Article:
The Warrant Program Check List

— A lawyer will be your most expensive saving, but preparation can make it cheaper

It goes without saying that people are the most vital resources for a startup’s success. As investors, our mantra has almost become ‘we would rather invest in A teams with a B idea, than a B team with an A idea’. But it’s also a fact that founders need to get topnotch employees on board and keep their fire going, even though they can’t offer much security, comfort, or a big fat pay check. That’s why we and many other investors like to see and highly encourage that there’s equity set aside for future key hires and that this is integrated in the startup’s warrant program. Because if there’s one thing you can offer as a founder, even in the early stages, when you’re not exactly Scrooge McDuck, it’s a small piece of that cake your key hires are helping you grow bigger.

And in times like these, looking into future economic hardship, setting up a warrant program may be a way for many startups to evade limited liquidity for key hires.

Unfortunately, around 400 investments has shown us time and time again that warrant programs are something that never cease to get founders into trouble. We’ve seen an endless series of poor warrant programs “fucking up” cap tables due to bad (or early) leavers getting too big a slice of the cake. Often it puts startups in legal trouble, costing them way more in lawyer expenses than it costs to get the appropriate legal help from the very start.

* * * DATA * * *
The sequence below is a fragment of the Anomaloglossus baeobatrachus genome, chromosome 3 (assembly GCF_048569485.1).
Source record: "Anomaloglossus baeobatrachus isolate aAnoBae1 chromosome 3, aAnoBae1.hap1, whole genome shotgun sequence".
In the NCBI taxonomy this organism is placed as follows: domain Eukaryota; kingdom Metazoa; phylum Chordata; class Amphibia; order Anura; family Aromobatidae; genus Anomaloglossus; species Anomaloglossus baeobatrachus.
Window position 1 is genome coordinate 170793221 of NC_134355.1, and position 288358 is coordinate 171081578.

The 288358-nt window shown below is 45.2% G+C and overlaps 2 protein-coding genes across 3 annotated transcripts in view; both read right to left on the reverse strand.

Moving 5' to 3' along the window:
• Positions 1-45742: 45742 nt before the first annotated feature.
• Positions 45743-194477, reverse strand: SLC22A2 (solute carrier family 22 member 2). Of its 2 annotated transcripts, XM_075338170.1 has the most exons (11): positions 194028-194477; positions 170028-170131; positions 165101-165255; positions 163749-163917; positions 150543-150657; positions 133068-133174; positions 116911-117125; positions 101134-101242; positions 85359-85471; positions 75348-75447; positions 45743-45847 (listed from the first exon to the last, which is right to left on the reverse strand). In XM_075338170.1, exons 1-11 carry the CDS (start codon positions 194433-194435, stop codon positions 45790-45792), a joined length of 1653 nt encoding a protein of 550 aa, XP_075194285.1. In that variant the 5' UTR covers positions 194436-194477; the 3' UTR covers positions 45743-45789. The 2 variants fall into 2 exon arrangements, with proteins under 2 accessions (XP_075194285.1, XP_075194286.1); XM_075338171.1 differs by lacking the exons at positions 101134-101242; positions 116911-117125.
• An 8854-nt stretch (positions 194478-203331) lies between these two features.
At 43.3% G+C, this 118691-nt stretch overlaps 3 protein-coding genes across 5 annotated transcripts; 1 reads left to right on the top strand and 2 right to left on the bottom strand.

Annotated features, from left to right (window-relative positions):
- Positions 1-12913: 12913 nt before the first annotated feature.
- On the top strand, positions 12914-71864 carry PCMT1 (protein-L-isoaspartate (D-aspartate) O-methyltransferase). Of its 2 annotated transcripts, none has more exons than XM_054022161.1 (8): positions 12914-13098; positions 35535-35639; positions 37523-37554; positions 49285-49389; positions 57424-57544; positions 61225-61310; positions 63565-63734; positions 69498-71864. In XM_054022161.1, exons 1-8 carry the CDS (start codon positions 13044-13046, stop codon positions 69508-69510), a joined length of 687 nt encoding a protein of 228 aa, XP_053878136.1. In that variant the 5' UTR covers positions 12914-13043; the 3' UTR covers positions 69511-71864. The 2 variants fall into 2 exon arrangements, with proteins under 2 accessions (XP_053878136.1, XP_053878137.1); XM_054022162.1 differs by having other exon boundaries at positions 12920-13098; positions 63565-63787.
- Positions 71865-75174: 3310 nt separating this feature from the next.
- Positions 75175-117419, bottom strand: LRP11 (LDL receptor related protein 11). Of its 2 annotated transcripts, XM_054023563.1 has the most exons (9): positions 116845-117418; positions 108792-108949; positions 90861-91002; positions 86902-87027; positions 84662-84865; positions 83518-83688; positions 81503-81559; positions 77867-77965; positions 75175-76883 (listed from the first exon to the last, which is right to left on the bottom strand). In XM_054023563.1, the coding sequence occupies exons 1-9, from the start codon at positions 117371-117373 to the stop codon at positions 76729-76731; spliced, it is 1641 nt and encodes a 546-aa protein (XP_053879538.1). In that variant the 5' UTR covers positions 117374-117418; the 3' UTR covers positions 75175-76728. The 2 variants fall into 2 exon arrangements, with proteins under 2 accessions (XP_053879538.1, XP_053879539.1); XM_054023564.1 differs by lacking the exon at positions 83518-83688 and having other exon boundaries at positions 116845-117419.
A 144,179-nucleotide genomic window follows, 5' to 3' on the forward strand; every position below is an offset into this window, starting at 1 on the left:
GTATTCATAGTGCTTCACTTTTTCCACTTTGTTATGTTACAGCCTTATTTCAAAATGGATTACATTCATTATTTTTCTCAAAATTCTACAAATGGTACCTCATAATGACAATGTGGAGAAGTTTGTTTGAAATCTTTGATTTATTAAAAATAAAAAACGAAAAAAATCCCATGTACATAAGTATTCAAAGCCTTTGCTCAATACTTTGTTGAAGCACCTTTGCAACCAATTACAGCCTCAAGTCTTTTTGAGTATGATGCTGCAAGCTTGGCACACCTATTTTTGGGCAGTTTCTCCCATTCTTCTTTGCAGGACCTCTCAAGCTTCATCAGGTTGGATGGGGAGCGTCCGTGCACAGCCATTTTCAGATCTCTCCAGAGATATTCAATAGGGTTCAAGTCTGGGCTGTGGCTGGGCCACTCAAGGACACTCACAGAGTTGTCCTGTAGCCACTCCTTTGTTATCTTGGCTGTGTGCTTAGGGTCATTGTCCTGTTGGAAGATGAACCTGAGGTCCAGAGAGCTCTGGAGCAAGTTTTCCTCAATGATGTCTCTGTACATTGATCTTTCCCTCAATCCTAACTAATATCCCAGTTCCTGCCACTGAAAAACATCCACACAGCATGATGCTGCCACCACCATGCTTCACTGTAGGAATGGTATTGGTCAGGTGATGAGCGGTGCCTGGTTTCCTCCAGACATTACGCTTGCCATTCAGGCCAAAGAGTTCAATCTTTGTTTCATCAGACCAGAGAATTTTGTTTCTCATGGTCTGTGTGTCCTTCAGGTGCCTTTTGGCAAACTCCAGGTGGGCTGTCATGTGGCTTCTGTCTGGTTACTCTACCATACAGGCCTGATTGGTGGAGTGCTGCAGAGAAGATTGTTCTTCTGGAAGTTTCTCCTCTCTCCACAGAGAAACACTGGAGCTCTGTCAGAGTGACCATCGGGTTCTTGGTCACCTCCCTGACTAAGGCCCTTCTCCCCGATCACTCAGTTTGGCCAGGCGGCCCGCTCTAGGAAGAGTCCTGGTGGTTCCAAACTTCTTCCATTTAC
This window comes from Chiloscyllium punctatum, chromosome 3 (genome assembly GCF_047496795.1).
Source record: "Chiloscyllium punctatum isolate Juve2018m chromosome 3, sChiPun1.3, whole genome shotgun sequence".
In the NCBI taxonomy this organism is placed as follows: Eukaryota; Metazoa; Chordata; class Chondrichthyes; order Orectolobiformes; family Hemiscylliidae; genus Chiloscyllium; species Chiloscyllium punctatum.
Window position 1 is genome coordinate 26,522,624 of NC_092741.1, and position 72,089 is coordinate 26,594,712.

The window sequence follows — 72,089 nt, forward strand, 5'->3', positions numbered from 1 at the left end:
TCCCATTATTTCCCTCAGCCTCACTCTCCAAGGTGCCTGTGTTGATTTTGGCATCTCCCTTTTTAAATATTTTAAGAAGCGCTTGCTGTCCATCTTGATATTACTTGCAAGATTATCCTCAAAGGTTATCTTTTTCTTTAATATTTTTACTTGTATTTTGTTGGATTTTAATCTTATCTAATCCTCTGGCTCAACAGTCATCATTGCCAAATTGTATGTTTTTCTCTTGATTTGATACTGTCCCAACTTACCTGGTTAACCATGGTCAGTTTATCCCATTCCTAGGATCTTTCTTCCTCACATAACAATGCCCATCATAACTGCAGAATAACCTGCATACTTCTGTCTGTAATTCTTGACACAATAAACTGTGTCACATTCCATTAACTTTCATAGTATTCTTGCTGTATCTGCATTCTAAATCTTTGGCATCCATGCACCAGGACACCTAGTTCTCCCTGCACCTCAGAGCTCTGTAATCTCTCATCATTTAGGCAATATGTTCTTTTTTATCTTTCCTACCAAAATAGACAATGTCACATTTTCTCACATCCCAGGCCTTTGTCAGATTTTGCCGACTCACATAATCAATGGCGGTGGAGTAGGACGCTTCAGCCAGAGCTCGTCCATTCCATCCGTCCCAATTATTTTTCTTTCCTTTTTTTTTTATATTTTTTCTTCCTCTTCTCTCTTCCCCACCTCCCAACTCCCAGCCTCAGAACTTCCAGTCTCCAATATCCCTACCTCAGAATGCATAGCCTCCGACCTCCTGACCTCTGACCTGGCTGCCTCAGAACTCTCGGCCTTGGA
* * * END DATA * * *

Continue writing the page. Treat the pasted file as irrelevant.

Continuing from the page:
Just don’t do it at home

Sometimes founders have just done a slapdash job and ends up with a program that doesn’t have the intended effect. The problem with warrant programs is that you can’t cut corners or apply a standard template.

The legal complexity of a warrant program cuts across tax law, company law, employment law and law of contract, just to mention a few. And if you can figure all of that out with no hiccups, be our guest. To us investors, there’s only one way.

You just don’t do a warrant program on your own. Warrant programs should not be done without the help of a lawyer. Period. Money is scarce in any startup, but it’s going to be your most expensive saving.

However, there’s money to be saved if you’re well prepared before you meet with a lawyer. In our experience, many lawyers will most often provide you with a lot of options, but not tell which of them to choose. Therefore, founders sometimes leave the first meeting just as clueless as they arrived. Our in-house lawyer Anne-Cathrine Wilhjelm and our Investment team have put together a check list with rules of thumb and vital things to cover in a warrant program. And since we’re strong believers in sharing is caring, there’s no need to keep it to ourselves and our portfolio

The check list — best practice for setting up you warrant program:

It may seem like somewhat of a mouthful, which underlines our recommendation of using a lawyer. Hopefully, the checklist provides for an overview of the basics any warrant program should cover — as a minimum. With this list and proper preparation, meeting with your lawyer should be more productive and cheaper.

And the help doesn’t stop here, head to PreSeed Academy, to avoid the 6 most common fuck ups in employee incentive programs or get hands-on experience on motivating and retaining talent from Templafy founder, Christian Lund.



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PreSeed Ventures

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Living the pre-seed stage alongside the rare kind of humans that we call founders